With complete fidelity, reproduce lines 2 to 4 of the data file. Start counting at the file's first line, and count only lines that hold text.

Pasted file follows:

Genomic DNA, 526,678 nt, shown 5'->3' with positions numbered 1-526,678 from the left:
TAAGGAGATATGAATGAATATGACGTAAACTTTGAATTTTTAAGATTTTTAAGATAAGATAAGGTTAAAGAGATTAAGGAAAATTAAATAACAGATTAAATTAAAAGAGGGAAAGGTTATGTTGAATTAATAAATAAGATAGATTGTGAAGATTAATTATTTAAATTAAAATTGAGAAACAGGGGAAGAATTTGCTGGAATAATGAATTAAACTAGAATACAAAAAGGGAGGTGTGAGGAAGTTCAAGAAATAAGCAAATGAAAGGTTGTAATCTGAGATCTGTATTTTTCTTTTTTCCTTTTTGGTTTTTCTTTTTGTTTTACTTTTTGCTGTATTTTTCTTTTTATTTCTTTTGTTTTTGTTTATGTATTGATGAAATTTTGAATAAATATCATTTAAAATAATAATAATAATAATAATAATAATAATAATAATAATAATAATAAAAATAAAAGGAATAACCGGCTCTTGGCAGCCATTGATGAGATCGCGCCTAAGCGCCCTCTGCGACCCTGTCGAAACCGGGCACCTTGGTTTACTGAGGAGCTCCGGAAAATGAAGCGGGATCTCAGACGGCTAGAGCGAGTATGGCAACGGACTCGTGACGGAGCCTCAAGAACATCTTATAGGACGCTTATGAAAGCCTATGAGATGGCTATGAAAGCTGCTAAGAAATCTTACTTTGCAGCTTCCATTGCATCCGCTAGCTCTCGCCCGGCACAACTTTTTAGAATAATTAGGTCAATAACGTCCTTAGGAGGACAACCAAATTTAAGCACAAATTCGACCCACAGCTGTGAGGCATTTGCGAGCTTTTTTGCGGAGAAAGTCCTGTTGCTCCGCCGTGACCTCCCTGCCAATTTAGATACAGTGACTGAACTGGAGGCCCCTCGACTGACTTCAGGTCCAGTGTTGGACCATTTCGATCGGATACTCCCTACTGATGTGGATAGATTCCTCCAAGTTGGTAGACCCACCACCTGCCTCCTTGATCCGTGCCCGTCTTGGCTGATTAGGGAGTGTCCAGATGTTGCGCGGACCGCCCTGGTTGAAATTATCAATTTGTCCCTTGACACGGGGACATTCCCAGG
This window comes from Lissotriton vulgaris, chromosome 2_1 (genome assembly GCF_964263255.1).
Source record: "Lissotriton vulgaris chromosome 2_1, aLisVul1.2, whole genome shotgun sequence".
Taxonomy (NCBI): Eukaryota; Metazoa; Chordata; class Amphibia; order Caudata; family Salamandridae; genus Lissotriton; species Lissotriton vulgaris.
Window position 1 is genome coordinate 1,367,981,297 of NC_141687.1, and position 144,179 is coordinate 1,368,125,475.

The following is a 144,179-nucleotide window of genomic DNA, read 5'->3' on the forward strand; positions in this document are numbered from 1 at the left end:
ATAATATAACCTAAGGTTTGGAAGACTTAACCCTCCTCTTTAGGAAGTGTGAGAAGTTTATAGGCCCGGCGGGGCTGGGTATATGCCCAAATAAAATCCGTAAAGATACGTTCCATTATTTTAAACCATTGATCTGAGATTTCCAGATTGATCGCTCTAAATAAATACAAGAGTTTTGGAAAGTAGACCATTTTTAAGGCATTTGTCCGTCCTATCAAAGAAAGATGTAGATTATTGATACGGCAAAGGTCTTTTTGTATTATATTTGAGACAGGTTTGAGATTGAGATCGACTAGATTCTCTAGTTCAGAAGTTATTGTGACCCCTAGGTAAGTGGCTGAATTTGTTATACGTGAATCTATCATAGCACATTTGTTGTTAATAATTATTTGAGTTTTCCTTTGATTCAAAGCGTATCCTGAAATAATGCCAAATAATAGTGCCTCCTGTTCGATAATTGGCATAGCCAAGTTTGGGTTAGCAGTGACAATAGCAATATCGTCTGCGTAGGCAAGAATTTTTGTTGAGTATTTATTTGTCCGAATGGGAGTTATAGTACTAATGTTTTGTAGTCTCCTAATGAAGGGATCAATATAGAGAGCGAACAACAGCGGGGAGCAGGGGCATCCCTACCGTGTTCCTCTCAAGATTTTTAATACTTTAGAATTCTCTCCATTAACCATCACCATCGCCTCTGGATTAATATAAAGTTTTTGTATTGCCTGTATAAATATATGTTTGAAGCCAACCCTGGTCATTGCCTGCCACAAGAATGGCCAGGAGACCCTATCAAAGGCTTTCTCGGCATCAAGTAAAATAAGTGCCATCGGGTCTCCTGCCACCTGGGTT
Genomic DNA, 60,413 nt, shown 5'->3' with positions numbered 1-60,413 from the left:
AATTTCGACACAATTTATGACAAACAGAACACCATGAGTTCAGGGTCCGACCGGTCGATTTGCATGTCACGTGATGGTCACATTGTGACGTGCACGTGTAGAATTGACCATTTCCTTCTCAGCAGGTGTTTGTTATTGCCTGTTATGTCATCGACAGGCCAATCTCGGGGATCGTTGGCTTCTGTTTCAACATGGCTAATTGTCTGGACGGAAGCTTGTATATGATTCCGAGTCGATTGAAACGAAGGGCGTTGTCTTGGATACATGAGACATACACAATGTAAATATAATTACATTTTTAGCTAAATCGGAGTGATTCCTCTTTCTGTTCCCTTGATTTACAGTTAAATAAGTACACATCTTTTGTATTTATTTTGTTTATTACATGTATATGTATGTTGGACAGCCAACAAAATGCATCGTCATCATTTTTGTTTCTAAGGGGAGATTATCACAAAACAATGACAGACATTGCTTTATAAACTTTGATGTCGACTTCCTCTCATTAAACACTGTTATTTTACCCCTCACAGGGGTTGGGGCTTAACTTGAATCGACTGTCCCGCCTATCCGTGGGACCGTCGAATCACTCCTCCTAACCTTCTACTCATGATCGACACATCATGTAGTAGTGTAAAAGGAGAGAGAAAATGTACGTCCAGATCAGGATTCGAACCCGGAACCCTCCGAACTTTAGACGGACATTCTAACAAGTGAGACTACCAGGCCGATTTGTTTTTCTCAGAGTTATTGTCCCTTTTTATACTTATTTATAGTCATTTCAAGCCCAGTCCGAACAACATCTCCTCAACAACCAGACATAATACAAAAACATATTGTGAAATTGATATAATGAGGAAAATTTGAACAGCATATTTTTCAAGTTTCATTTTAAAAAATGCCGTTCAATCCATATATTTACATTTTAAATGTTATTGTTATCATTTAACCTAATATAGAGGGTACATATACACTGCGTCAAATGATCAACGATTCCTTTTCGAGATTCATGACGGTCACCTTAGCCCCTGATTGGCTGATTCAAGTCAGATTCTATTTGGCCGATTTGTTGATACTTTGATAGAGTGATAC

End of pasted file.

TAAGGAGATATGAATGAATATGACGTAAACTTTGAATTTTTAAGATTTTTAAGATAAGATAAGGTTAAAGAGATTAAGGAAAATTAAATAACAGATTAAATTAAAAGAGGGAAAGGTTATGTTGAATTAATAAATAAGATAGATTGTGAAGATTAATTATTTAAATTAAAATTGAGAAACAGGGGAAGAATTTGCTGGAATAATGAATTAAACTAGAATACAAAAAGGGAGGTGTGAGGAAGTTCAAGAAATAAGCAAATGAAAGGTTGTAATCTGAGATCTGTATTTTTCTTTTTTCCTTTTTGGTTTTTCTTTTTGTTTTACTTTTTGCTGTATTTTTCTTTTTATTTCTTTTGTTTTTGTTTATGTATTGATGAAATTTTGAATAAATATCATTTAAAATAATAATAATAATAATAATAATAATAATAATAATAATAATAATAAAAATAAAAGGAATAACCGGCTCTTGGCAGCCATTGATGAGATCGCGCCTAAGCGCCCTCTGCGACCCTGTCGAAACCGGGCACCTTGGTTTACTGAGGAGCTCCGGAAAATGAAGCGGGATCTCAGACGGCTAGAGCGAGTATGGCAACGGACTCGTGACGGAGCCTCAAGAACATCTTATAGGACGCTTATGAAAGCCTATGAGATGGCTATGAAAGCTGCTAAGAAATCTTACTTTGCAGCTTCCATTGCATCCGCTAGCTCTCGCCCGGCACAACTTTTTAGAATAATTAGGTCAATAACGTCCTTAGGAGGACAACCAAATTTAAGCACAAATTCGACCCACAGCTGTGAGGCATTTGCGAGCTTTTTTGCGGAGAAAGTCCTGTTGCTCCGCCGTGACCTCCCTGCCAATTTAGATACAGTGACTGAACTGGAGGCCCCTCGACTGACTTCAGGTCCAGTGTTGGACCATTTCGATCGGATACTCCCTACTGATGTGGATAGATTCCTCCAAGTTGGTAGACCCACCACCTGCCTCCTTGATCCGTGCCCGTCTTGGCTGATTAGGGAGTGTCCAGATGTTGCGCGGACCGCCCTGGTTGAAATTATCAATTTGTCCCTTGACACGGGGACATTCCCAGG
This window comes from Lissotriton vulgaris, chromosome 2_1 (genome assembly GCF_964263255.1).
Source record: "Lissotriton vulgaris chromosome 2_1, aLisVul1.2, whole genome shotgun sequence".